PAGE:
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Never dip into retirement funds for other needs

Source : BUSINESS_STANDARD
Last Updated: Sat, Jun 29, 2013 18:50 hrs
Boom time for retirement homes

Your daughter has got admission to an Ivy league college in USA. But due to the fall in the rupee the budget has gone up by Rs 2 lakh. You withdraw from your EPF to make up the shortage. After all, your money is her money. But don't forget, it is money saved for your retirement.

For those who have children, it is children's education that gains precedence. Parents will do anything to give the best education to their children. Education has become an expensive affair. Even the regular school education is expensive today. In cities, the fee per month ranges from a low of Rs 3,000 to Rs 10,000 or more. In international schools or residential schools, the annual fees could be Rs 3 lakh upwards.



These are tuition fees alone. Other expenses like books, stationery, transport, activities, events etc. can push up the costs, to rarefied levels. Suffice to say that education is expensive. For those with more than one child, the expenses become a drag.

School expenses are nothing compared to college expenses. If it a professional degree that one aspires for their child, the expenses balloon to a massive figure. The education inflation is anywhere between 10-15 per cent, which is a worrisome reality. This is causing havoc in the education funding, as it is rising at such an alarming rate. There are other parents who want to give their child a big head-start in life by giving them an education abroad. Parents are willing to make the sacrifices necessary to make these happen.

The other important goal is children's wedding. Every parent wants to conduct the wedding in grand style, irrespective of the resources at their command. Ironically, there is a major prestige element attached to conducting a lavish wedding. Many times wedding expenses exceed what the parents initially planned to spend. In such cases, often parents use up their retirement corpus and even take loans to conduct the weddings in style.

The other important goal that most have, is a home. There is huge pressure to have one's own home. With real estate prices firmly stuck in stratosphere, the common man had to pull out all stops before they could get into their modest dwelling place. A huge loan and a massively depleted savings (which include withdrawals from Employee Provident Fund) are normal consequences. The loan repayments happen over the years, depressing the savings potential for years and the depleted Employment Provident Fund would now no longer be a bankable fallback, for retirement funding.

These are some of the most common goals most people have and are not willing to compromise on. As a consequence, the one goal that becomes the victim is the retirement funding goal.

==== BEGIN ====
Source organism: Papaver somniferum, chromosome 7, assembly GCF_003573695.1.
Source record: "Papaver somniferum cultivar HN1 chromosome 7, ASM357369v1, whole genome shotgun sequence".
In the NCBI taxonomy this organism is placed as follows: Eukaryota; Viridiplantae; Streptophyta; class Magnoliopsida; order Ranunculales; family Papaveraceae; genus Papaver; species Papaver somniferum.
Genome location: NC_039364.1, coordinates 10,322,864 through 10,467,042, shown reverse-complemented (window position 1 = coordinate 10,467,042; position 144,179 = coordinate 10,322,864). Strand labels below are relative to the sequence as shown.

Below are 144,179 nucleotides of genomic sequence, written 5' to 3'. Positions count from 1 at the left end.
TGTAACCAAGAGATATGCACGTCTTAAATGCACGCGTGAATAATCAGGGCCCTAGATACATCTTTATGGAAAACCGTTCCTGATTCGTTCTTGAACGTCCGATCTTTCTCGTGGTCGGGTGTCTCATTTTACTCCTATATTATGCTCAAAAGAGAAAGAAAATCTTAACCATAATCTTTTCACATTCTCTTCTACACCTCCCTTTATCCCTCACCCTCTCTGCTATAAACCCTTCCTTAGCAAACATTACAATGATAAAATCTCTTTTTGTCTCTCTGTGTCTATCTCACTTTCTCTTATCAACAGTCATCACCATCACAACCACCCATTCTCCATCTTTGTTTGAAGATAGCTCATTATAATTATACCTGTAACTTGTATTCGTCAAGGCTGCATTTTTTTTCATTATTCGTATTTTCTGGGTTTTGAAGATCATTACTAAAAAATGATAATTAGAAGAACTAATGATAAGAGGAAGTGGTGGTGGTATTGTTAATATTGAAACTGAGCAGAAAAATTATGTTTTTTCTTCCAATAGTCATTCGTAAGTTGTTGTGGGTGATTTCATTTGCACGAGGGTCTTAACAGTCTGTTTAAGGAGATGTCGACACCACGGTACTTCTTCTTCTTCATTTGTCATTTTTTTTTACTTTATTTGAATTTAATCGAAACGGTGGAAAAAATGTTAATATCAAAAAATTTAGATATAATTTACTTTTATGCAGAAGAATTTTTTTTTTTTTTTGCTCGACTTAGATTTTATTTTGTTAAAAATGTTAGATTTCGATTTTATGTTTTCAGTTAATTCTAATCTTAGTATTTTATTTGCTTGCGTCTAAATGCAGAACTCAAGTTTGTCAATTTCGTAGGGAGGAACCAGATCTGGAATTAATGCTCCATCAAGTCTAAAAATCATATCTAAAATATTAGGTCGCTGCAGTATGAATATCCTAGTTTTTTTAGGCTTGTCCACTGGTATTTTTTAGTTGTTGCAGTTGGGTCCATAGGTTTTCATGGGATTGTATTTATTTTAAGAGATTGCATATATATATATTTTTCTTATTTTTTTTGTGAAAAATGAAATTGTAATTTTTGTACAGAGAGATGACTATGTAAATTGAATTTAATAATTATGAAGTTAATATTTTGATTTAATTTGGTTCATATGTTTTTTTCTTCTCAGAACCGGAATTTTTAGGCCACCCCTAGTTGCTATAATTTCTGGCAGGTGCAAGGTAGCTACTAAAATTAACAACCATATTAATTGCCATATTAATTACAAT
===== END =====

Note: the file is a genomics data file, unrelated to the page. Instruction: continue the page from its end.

People think they can somehow pull on during retirement. With rising life expectancy, on an average most people can expect to live up to three decades after their active working life. Medical expenses in this period can be high too. Chances of going back to working and earning more during this period are very slim. Hence, without a good corpus, it is just not possible to pull on in retirement.

So, what is the antidote to the problem of all other goals devouring the retirement corpus? There can be many -
  • Firstly, delineate funds for important goals and stay within that budget. Marriage or education should be funded within the budgets planned. If they overshoot, the funds earmarked for other goals of lower priority, like holidays, holiday home, vacation abroad and so on should be used - not the retirement corpus.
  • Invest the retirement corpus itself in long-term funding investments like Public Provident Fund and New Pension Scheme (NPS). NPS is particularly good as the funds cannot be tapped into, till age 60. Due to this, beneficial compounding can happen over long periods.
  • Explore all options to fund goals. For instance, education funding can be done by a combination of education loans and funding by the parent. Education loans can be paid off by the child once he or she gets a job. The student also gets a tax break on the interest paid and, hence, this loan turns out to be a good low cost source of funding the education.
  • Funding education abroad can be done in four ways. The student should look at education loans, scholarship where possible and part-time employment while studying. The funding by parents should be over and above this, which will substantially reduce the burden on them.
  • Where retirement funding falls short, one should explore the possibility of selling off one's home and relocate to another home in a cheaper place. For instance, selling one's home in a city and relocating to a small town ensures that one has spare funds, a home to live in and a good quality of life at lower prices.
  • Those who have land and second homes can look at the possibility of disposing them off, to augment their corpus and income, in the retirement years. Being sentimental about one's property is not a practical stance. Also, wanting to pass on the property to their children should not be at the cost of one's own secure retirement.

Retirement should be a time of peace, tranquillity and enjoyment. One should take care that nothing jeopardises the security in the golden years. Not even the other cherished goals.

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